In the future, waiting for a replacement organ may be as simple as waiting for a file to print. A Philadelphia-based company called BioBots has released a printer that lets anyone 3D print human tissue—and potentially—human organs.
BioBots launched publicly at TechCrunch Disrupt in New York last May, 3D printing a replica of Van Gogh’s ear on stage. Since then, the company has been working with 50 different research labs at universities around the world to perfect its 3D printer, CEO Danny Cabrera told Quartz. “The goal is to put them on every lab bench around the world,” he added.
Now, anyone with $10,000 to spare can buy one of their own. BioBots’ first generally-available printer, the BioBot 1, was launched Sept. 4, and can be purchased from the company’s website.
The Biobot 1 looks and works like many 3D printers on the market, except that instead of plastic or resin, it’s printing out human cells. The printer takes “bio-ink”—a liquid mixture of different cells, like collagen—that is pressed through an extruder, and fused together on the printer bed using blue light.
The printer has two extruders, which may in the future allow researchers to print complex structures, like organs. Potentially, the system could print out an object that has blood vessels and an organ’s tissue in one sitting, says Cabrera, which could one day be used to build up livers to test out new drugs, or skins to test out cosmetics, getting rid of the need to test on humans. One of the company’s goals is to get to a point where its printers could eliminate the organ waiting list for those waiting for transplants.
There are, however, many regulatory hurdles to overcome. In the US, very few 3D printing applications have been approved for human use: The first 3D-printed drug was only approved by the US Food and Drug Administration in August.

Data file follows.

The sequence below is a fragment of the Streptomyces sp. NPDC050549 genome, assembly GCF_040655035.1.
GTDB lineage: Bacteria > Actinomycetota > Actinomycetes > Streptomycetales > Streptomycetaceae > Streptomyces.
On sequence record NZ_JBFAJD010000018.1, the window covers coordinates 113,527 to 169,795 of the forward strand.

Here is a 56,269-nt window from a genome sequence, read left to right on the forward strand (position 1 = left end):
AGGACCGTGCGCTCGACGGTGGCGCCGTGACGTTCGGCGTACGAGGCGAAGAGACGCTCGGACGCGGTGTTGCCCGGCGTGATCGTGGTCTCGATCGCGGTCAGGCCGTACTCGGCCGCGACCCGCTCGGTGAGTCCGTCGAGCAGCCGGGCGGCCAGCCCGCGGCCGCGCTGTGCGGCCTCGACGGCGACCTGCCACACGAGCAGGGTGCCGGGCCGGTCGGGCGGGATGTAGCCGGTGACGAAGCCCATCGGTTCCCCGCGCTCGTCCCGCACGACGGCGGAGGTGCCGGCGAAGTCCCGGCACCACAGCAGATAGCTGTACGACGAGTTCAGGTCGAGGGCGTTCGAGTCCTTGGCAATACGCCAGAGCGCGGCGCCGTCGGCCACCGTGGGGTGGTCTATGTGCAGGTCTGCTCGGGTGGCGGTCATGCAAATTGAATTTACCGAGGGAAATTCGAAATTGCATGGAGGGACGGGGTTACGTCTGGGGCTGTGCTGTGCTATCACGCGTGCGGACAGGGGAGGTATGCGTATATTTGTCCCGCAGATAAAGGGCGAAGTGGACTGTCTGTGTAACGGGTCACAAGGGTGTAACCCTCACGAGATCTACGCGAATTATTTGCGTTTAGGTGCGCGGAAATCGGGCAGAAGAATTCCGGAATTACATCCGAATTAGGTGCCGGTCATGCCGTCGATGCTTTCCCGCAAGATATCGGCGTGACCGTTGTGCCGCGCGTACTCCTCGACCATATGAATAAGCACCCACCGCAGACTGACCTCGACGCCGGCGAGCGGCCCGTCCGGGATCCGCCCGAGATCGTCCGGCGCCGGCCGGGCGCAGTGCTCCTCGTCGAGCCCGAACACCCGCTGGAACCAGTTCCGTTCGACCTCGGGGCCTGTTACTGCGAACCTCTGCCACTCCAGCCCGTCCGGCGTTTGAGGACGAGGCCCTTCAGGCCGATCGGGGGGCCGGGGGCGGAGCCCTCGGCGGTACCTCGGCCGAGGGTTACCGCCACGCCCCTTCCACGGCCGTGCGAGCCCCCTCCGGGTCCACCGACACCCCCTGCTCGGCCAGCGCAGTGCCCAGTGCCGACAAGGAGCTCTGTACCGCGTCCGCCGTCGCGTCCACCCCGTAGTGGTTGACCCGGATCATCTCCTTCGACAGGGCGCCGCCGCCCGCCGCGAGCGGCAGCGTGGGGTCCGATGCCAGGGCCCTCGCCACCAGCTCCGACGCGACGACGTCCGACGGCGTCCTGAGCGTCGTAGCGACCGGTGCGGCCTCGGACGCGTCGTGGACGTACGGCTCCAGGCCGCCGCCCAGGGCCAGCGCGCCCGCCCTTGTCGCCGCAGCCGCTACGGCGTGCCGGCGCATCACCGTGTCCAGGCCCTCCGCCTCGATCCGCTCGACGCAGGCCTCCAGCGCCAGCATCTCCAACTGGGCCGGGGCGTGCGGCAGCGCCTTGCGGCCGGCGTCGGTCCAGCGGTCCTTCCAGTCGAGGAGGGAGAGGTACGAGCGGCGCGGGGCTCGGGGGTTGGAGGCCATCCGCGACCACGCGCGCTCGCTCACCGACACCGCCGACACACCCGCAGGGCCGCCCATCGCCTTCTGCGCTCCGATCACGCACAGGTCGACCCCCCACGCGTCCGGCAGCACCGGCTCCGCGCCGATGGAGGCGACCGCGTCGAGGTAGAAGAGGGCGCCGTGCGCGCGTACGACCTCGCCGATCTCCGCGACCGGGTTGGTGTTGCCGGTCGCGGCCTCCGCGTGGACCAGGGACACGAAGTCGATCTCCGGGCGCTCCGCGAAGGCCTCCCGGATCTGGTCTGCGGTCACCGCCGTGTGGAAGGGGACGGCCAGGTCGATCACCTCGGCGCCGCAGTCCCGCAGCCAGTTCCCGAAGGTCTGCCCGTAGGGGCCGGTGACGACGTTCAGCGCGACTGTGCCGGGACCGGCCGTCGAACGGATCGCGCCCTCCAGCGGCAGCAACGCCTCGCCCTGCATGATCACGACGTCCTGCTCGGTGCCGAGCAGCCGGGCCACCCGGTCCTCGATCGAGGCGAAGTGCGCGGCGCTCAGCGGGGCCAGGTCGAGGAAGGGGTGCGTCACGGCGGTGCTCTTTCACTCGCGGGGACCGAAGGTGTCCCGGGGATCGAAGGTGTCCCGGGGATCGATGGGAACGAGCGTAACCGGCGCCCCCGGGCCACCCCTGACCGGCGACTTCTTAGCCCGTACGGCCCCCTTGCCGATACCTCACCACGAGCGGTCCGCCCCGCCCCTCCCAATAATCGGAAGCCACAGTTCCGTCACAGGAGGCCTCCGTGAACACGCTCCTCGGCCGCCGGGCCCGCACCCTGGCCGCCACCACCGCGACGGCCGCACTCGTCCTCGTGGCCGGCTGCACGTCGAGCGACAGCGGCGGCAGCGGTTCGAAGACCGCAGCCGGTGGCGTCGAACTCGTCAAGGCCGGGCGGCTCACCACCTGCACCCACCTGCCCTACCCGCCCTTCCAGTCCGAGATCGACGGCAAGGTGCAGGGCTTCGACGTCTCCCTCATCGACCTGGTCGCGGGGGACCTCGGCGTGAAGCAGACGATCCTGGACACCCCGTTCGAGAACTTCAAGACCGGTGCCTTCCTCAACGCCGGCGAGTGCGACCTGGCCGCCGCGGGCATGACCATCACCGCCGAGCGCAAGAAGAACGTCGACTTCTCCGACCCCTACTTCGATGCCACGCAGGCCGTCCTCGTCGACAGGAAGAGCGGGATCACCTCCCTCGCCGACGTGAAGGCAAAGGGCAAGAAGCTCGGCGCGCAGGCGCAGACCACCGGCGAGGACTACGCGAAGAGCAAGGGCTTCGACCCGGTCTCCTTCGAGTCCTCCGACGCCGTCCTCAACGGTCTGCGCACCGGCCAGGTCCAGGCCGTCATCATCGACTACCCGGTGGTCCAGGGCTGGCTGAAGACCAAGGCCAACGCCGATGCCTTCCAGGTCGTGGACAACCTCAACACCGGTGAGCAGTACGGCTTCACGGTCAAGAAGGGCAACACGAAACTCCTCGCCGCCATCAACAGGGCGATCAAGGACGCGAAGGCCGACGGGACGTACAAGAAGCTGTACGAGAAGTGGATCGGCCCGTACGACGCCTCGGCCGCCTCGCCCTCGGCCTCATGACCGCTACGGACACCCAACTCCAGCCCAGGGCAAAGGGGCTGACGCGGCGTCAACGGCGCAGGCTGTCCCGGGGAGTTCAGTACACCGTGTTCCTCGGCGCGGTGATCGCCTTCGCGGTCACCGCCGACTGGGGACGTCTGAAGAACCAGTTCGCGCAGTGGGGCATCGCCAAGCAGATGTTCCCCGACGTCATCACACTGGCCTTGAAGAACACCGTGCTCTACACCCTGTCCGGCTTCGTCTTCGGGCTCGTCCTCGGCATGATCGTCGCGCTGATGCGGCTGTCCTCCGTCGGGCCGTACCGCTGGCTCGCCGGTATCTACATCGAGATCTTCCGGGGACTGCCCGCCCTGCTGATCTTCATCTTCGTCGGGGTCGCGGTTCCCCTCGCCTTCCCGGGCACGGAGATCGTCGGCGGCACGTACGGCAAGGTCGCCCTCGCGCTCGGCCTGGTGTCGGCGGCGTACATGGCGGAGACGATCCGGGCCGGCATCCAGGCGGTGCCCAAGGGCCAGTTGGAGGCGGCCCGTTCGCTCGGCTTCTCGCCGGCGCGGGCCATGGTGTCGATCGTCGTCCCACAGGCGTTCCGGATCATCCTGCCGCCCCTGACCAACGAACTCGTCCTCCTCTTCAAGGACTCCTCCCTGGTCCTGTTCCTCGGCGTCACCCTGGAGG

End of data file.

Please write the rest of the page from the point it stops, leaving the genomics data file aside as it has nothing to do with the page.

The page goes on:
Cabrera is quick to say that he doesn’t know when the FDA would approve something like this—the agency has previously told Quartz it is looking into the technology with “significant scientific interest” but doesn’t have a timeframe on any sort of clinical trials—and has other applications in mind for the future.
Cabrera said the company is also looking into other ways that its technology could be used to “engineer new organisms.” Scientists are working on genetically modifying yeast to produce all sorts of things—like nutrition for astronauts, prescription drugs, and even organisms that could turn Mars into a habitable planet—and BioBots’ printer could be the tool researchers use to mass-produce those organisms.
BioBots was founded last year, after Cabrera and his team graduated from the University of Pennsylvania, and they have open-sourced their bio ink-making process so that the research community can create their own inks to build up whatever human tissues they’re researching.
It’s still relatively early days as far as printing human tissue, let alone organs, but BioBots may have come up with the machine that researchers need to make 3D-printed replacement organs a reality. “Now it’s just matter of getting the word out there,” Cabrera said.